Emmett Till: How She Sent Him and How She Got Him Back
|Emmett Till: How She Sent Him and How She Got Him Back|
|Location||Mississippi Civil Rights Museum, Jackson, Mississippi|
Emmett Till: How She Sent Him and How She Got Him Back is a painting completed by African-American artist, Lisa Whittington, in 2012. The painting is a portrait of a 14-year-old boy named Emmett Till. In 1955, he was visiting family in Money, Mississippi, from Chicago, when he was kidnapped and lynched by two white men for offending a white woman. Emmett Till's mother, Mamie Till, held an open casket funeral, and allowed the media to cover it, as well as the physical appearance of Emmett Till's body. She had said, "I wanted the world to see what they did to my baby." As of February 2019, Emmett Till: How She Sent Him and How She Got Him Back, is displayed at the Mississippi Civil Rights Museum in Jackson, Mississippi. The original work is mixed media on canvas, and is 24 inches in length by 36 inches in height.
In an interview with NBC News, Dr. Whittington claims that when she "saw a picture of Mamie Till receiving the body of her son at an Illinois terminal after his murder," she was inspired to create the painting. It took her "over ten years" to complete because of the emotional toll it took on her. She worked back and forth between Emmett Till: How She Sent Him and How She Got Him Back, and a separate painting Mamie Till: Grace Under Fire (2018).
The left side of the painting uses bright colors and clean lines to display Emmett Till's face before he was found lynched. The right side of the painting uses dark colors and texture to display Emmett Till's face after he was found lynched. The detail present in the painting on the right side of the face is consistent with reports done in an autopsy by the FBI, and with witness testimonies given in the same report. It is also accordant with photos of Emmett Till's face before and after the lynching, shared throughout the media after his death.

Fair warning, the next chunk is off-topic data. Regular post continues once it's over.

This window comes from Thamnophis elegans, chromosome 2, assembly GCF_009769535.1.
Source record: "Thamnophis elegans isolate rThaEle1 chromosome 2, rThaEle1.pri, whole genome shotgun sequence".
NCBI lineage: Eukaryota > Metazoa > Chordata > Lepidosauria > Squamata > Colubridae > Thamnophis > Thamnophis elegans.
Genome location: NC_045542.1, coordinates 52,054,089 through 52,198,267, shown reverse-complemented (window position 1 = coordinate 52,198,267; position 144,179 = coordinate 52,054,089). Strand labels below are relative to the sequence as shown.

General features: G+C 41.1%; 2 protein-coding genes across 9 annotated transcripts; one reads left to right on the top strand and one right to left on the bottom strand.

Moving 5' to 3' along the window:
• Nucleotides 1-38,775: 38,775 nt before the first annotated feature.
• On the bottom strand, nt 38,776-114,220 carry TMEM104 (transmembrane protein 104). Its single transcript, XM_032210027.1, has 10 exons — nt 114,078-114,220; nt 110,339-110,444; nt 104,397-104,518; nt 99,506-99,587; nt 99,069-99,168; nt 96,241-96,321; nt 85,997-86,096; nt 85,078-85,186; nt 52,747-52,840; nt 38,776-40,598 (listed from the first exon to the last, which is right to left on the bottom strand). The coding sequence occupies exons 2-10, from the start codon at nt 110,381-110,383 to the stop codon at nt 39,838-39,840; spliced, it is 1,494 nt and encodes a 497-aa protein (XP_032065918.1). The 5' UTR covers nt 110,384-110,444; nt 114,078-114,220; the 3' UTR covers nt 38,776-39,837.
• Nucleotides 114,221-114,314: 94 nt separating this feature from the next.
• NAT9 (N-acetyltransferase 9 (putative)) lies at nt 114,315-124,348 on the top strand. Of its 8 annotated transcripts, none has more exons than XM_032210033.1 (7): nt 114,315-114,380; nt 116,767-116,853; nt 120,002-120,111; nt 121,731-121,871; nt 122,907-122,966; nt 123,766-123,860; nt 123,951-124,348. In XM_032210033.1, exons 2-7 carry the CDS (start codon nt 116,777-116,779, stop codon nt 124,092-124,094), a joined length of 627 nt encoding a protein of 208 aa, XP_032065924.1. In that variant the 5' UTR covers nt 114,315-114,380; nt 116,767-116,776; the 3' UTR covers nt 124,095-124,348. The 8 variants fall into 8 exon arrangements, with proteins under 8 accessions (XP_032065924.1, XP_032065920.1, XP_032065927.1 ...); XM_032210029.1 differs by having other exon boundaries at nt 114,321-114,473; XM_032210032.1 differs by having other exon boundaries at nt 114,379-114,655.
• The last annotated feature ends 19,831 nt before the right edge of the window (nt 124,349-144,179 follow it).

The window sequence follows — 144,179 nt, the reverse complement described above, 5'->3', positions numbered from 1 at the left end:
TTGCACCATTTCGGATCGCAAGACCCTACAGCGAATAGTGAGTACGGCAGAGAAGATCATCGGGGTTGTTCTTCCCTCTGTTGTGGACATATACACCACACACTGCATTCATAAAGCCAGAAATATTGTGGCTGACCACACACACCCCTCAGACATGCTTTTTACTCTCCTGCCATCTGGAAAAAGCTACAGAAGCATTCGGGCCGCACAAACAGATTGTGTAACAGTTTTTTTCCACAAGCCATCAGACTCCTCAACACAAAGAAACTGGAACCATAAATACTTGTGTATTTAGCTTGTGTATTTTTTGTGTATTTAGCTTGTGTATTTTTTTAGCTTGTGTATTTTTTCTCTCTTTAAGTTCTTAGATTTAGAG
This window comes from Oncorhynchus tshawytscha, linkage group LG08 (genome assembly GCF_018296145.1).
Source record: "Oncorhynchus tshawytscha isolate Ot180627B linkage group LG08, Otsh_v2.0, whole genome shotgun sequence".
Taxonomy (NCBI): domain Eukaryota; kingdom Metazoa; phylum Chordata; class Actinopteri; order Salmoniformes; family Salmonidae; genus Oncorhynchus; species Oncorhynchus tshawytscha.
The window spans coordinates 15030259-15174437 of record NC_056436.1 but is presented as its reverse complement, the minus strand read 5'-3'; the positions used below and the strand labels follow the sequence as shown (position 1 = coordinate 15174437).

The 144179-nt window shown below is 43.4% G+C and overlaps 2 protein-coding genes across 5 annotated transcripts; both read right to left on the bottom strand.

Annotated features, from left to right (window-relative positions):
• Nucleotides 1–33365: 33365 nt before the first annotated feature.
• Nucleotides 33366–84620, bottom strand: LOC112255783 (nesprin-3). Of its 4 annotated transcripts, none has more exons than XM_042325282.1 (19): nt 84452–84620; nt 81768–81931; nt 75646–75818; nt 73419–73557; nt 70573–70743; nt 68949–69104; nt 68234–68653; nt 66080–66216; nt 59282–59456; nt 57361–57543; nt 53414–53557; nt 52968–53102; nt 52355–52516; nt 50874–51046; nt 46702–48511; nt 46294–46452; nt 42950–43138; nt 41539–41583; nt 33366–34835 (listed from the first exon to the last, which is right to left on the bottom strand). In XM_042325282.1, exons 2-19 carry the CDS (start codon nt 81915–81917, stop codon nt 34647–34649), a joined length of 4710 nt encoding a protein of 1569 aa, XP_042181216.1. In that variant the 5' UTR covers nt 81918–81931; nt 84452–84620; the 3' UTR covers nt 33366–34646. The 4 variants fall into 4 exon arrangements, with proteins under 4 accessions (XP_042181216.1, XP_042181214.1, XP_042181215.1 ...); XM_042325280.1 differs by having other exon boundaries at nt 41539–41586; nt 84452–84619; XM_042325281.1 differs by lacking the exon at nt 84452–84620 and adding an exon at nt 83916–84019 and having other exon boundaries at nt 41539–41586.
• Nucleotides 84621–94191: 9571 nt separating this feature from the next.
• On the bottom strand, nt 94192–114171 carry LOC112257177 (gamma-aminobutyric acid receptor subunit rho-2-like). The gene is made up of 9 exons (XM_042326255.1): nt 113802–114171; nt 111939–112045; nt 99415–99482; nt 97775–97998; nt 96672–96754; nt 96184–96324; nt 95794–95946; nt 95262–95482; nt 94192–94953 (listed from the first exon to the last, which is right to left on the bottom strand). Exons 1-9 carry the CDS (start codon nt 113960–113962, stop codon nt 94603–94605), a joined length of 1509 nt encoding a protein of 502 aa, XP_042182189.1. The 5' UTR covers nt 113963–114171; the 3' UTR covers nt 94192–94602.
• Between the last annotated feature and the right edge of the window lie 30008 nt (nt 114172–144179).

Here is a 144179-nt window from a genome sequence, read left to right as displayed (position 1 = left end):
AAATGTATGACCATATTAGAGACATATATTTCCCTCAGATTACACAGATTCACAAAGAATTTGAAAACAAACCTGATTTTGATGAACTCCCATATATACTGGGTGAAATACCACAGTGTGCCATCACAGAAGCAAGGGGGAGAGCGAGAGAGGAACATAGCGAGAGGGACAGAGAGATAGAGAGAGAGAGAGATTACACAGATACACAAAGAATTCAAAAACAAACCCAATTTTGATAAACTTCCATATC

Dr. Jared Sexton, author and professor of African American studies, describes Dr. Whittington's painting as such: "Careful and responsible is the leitmotif of Whittington's painting, as it is for most black artists, critics and curators who have weighed in on the matter representing Emmett Till and the whole range of issues that seem to condense around his image and likeness."
Dr. Lisa Whittington's main influence is Vincent van Gogh. She is fascinated with his work, The Starry Night (1889). In a TED Talk, she says "nobody had ever given [the wind] color until Vincent Van Gogh did that for me." She is also influenced by Frida Kahlo, Jean-Michel Basquiat, Keith Haring, Pablo Picasso, and Romare Bearden.
Harlem Baby: My Lord What A Morning (2015), I Am A Man (2016), Mamie Till: Grace Under Fire (2018), Emmett, Until (2018), Except As A Punishment For Crime (2019)
- Brown, Deneen L. (12 July 2018). "Emmett Till's mother opened his casket and sparked the civil rights movement". The Washington Post. Retrieved 26 May 2019.
- "Race: The Great American Divide - Brookings Institution". web.archive.org. 2010-06-06. Retrieved 2019-05-27.
- "#MuseumsSoWhite: Emmett Till painting backlash proves gallery representation matters". NBC News. Retrieved 2019-05-27.
- "Emmett Till Part 01 of 02". FBI. Retrieved 2019-05-27.
- Rev. 1113, Angela Onwuachi-Willig* 102 Iowa L. "Policing the Boundaries of Whiteness: The Tragedy of Being "Out of Place" from Emmett Till to Trayvon Martin". Iowa Law Review. Retrieved 2019-06-03.
- Kennedy, Randy (2017-03-21). "White Artist's Painting of Emmett Till at Whitney Biennial Draws Protests". The New York Times. ISSN 0362-4331. Retrieved 2019-06-03.
- Sexton, Jared (2017-05-21). "The Rage: Some Closing Comments on "Open Casket"". contemptorary. Retrieved 2019-06-03.
- Jayawardane, M. Neelika. "Abstracting the savaged body of Emmett Till". www.aljazeera.com. Retrieved 2019-06-03.
- Abdurahman, J. Khadijah (2018-05-20). "The Hood". Medium. Retrieved 2019-06-03.
- TEDx Talks (2017-05-05), What Does Art Want With You? | Lisa Whittington | TEDxDeerPark, retrieved 2019-05-27
- Official website for Lisa Whittington